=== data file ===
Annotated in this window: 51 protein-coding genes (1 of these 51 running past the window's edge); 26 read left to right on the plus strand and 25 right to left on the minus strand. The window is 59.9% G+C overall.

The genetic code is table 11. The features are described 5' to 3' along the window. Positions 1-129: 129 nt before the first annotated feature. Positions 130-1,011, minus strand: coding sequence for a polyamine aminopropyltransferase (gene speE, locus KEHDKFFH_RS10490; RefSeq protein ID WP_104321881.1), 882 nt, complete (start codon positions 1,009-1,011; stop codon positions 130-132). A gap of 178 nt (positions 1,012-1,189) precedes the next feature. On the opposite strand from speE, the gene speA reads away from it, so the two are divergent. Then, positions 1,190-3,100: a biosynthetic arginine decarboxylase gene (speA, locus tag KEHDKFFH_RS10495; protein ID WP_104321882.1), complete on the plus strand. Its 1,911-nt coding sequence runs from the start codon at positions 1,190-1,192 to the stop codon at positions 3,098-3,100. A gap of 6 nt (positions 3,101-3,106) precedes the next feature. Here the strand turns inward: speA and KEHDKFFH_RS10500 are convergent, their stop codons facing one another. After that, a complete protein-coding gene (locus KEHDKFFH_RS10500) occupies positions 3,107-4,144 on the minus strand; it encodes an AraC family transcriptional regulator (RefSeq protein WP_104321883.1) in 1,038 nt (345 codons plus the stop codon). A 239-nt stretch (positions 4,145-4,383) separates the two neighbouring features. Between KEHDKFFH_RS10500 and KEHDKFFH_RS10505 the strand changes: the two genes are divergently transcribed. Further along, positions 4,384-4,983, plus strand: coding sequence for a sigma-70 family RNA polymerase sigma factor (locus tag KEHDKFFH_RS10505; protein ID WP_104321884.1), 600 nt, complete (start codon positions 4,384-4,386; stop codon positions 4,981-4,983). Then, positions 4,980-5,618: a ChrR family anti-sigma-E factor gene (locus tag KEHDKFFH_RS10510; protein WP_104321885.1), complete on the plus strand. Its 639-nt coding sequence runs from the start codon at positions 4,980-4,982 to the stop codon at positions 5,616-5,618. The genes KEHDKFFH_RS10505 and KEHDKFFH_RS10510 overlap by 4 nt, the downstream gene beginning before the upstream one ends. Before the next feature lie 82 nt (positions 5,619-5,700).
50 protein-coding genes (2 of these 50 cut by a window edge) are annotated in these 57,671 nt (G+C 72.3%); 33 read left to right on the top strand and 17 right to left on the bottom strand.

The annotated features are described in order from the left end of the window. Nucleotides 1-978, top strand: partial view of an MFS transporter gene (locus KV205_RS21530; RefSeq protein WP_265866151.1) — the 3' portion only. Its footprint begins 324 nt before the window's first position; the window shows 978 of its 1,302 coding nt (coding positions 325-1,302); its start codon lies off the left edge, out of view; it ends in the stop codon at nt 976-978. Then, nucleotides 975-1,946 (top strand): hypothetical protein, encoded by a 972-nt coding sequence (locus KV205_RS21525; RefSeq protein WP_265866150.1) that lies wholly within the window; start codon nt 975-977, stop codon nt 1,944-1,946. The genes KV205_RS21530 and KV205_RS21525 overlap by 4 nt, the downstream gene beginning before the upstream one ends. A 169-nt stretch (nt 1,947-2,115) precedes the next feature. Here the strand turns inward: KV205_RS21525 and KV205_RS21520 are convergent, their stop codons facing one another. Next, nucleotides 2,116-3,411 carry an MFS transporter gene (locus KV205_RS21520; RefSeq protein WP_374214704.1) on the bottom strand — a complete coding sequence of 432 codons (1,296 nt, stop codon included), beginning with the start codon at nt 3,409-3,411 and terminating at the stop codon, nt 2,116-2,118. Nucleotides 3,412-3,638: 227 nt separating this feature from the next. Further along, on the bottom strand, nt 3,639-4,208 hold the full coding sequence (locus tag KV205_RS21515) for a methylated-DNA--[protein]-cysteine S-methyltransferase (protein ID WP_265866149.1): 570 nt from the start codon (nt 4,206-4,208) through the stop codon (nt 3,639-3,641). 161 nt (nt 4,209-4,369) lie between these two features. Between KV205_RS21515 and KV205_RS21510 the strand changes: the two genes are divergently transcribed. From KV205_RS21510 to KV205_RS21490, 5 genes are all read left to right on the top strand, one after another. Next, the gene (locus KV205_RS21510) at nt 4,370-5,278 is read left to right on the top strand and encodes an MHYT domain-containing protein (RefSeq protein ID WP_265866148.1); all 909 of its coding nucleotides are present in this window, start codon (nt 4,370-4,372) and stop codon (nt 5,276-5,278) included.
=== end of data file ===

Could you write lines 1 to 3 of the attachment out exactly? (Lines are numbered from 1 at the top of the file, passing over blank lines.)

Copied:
Annotated in this window: 51 protein-coding genes (1 of these 51 running past the window's edge); 26 read left to right on the plus strand and 25 right to left on the minus strand. The window is 59.9% G+C overall.

The genetic code is table 11. The features are described 5' to 3' along the window. Positions 1-129: 129 nt before the first annotated feature. Positions 130-1,011, minus strand: coding sequence for a polyamine aminopropyltransferase (gene speE, locus KEHDKFFH_RS10490; RefSeq protein ID WP_104321881.1), 882 nt, complete (start codon positions 1,009-1,011; stop codon positions 130-132). A gap of 178 nt (positions 1,012-1,189) precedes the next feature. On the opposite strand from speE, the gene speA reads away from it, so the two are divergent. Then, positions 1,190-3,100: a biosynthetic arginine decarboxylase gene (speA, locus tag KEHDKFFH_RS10495; protein ID WP_104321882.1), complete on the plus strand. Its 1,911-nt coding sequence runs from the start codon at positions 1,190-1,192 to the stop codon at positions 3,098-3,100. A gap of 6 nt (positions 3,101-3,106) precedes the next feature. Here the strand turns inward: speA and KEHDKFFH_RS10500 are convergent, their stop codons facing one another. After that, a complete protein-coding gene (locus KEHDKFFH_RS10500) occupies positions 3,107-4,144 on the minus strand; it encodes an AraC family transcriptional regulator (RefSeq protein WP_104321883.1) in 1,038 nt (345 codons plus the stop codon). A 239-nt stretch (positions 4,145-4,383) separates the two neighbouring features. Between KEHDKFFH_RS10500 and KEHDKFFH_RS10505 the strand changes: the two genes are divergently transcribed. Further along, positions 4,384-4,983, plus strand: coding sequence for a sigma-70 family RNA polymerase sigma factor (locus tag KEHDKFFH_RS10505; protein ID WP_104321884.1), 600 nt, complete (start codon positions 4,384-4,386; stop codon positions 4,981-4,983). Then, positions 4,980-5,618: a ChrR family anti-sigma-E factor gene (locus tag KEHDKFFH_RS10510; protein WP_104321885.1), complete on the plus strand. Its 639-nt coding sequence runs from the start codon at positions 4,980-4,982 to the stop codon at positions 5,616-5,618. The genes KEHDKFFH_RS10505 and KEHDKFFH_RS10510 overlap by 4 nt, the downstream gene beginning before the upstream one ends. Before the next feature lie 82 nt (positions 5,619-5,700).
50 protein-coding genes (2 of these 50 cut by a window edge) are annotated in these 57,671 nt (G+C 72.3%); 33 read left to right on the top strand and 17 right to left on the bottom strand.